But even if a restaurant can’t make the economic case for switching to an all-organic menu, it can still start to source some organic ingredients and offer some fully organic ingredients or menu items. Fast-casual restaurant chain Sharky’s Woodfired Mexican Grill uses organic beans, rice, greens, and other produce in many of its dishes, thus giving patrons a choice and the ability to vote with their wallets for the quality of food they desire.
What You Can Do
As communal gathering places, restaurants are uniquely positioned to be forces for good for people and communities. Many restaurants are already at the forefront of change, implementing practices that contribute to healthy, ethical, and sustainable food for all.
Many more are likely to follow, especially if customers, employees, and the community demand it. You can help restaurants to become more socially conscious in several ways.
First, vote with your dollars. Patronize those restaurants that are taking steps that align with your values. Second, ask for what you want. Talk to local restaurant owners and managers about your concerns. Ask about plant-based options (they may even decide to offer a plant-based menu). Let them know you would pay for healthier and more sustainable menu options. If you have the means, tip generously, or offer to pay for a meal for an unhoused person (the “pay it forward” program at Rosa’s Pizza in Philadelphia started when a patron asked if they could buy a slice for someone who couldn’t afford it).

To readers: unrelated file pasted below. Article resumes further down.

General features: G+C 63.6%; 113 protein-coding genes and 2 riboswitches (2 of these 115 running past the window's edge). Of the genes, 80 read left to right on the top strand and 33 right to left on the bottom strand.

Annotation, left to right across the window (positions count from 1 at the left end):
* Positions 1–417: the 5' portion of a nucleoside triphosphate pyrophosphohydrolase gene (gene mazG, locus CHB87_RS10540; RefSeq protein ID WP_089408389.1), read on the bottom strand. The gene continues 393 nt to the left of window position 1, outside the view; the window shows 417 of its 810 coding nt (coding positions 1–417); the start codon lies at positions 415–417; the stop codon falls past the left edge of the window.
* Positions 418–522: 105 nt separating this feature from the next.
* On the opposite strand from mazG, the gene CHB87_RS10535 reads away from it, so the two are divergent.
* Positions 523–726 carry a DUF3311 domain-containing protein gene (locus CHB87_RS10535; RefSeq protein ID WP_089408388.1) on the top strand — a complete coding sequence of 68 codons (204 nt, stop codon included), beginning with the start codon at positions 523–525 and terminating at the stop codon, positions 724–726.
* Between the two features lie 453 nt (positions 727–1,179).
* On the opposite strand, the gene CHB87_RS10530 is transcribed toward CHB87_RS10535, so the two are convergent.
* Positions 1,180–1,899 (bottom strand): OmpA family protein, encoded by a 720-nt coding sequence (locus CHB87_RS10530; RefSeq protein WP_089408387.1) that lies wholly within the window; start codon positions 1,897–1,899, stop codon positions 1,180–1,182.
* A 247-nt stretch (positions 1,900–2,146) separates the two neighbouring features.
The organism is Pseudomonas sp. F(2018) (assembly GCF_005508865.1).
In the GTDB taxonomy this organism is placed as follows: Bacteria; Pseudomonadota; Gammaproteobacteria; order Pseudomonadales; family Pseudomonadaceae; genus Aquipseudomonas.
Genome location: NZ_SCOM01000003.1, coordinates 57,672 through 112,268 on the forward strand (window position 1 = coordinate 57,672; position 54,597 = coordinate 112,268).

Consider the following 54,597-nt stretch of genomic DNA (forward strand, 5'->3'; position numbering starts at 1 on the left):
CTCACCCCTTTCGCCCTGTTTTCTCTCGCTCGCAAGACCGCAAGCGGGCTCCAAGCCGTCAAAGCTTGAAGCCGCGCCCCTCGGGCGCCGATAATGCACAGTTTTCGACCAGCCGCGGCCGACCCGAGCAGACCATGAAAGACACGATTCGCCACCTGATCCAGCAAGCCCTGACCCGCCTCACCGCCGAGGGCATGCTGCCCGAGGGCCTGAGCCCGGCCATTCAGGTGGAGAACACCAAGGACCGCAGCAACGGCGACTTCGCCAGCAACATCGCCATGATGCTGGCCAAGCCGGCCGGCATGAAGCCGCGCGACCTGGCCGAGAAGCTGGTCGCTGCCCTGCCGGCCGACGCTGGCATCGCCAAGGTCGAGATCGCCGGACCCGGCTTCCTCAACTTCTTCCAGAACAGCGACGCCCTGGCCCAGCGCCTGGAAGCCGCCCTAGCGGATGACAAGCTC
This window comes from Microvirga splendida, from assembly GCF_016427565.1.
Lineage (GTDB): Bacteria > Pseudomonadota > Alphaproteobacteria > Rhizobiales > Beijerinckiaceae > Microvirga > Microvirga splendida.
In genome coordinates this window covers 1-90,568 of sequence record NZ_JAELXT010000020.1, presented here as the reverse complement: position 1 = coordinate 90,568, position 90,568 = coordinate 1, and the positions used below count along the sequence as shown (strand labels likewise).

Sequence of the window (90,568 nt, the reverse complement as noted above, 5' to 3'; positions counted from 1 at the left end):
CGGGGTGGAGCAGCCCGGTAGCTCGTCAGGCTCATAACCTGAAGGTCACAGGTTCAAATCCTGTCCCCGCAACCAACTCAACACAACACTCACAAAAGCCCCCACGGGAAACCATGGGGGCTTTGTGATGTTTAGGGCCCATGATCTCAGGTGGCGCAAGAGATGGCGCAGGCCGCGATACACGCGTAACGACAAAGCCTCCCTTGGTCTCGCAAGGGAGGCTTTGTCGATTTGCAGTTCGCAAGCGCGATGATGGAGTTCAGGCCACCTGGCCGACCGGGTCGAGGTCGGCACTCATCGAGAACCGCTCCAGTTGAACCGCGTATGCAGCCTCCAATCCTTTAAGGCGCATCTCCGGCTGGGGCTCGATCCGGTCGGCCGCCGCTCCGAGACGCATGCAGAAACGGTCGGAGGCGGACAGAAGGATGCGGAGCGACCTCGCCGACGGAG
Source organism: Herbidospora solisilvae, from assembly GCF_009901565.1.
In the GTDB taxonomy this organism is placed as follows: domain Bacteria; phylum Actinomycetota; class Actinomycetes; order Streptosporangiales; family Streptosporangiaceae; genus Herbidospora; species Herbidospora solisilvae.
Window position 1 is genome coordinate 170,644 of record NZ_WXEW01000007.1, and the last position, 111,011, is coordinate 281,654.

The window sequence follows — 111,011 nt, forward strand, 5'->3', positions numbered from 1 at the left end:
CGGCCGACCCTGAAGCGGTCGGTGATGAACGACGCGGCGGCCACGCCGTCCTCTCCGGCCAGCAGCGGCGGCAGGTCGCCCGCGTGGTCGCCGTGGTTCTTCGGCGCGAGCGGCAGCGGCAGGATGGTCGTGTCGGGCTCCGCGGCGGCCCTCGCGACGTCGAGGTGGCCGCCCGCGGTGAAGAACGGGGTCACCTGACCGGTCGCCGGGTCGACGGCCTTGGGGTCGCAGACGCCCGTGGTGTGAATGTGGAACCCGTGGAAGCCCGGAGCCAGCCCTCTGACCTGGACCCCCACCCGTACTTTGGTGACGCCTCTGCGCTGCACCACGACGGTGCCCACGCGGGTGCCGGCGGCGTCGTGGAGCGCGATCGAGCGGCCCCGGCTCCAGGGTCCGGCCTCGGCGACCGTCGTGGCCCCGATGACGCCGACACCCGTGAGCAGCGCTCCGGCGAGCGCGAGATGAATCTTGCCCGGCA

Of course, if you want to save money and be sure about every ingredient that goes into your food, you can prepare and enjoy food at home. For many reasons, you might prefer not to frequent restaurants at all. But if you do, it’s good to know that increasingly there are establishments that offer healthier and more sustainable options than places like McDonald’s.
Tell us in the comments:
Have you ever worked in food service? What was it like?
Have you seen more nutritious menu offerings at restaurants in recent years?
What restaurants in your area are doing good in the world? Give them a shout-out here.
Featured Image: iStock.com/Petmal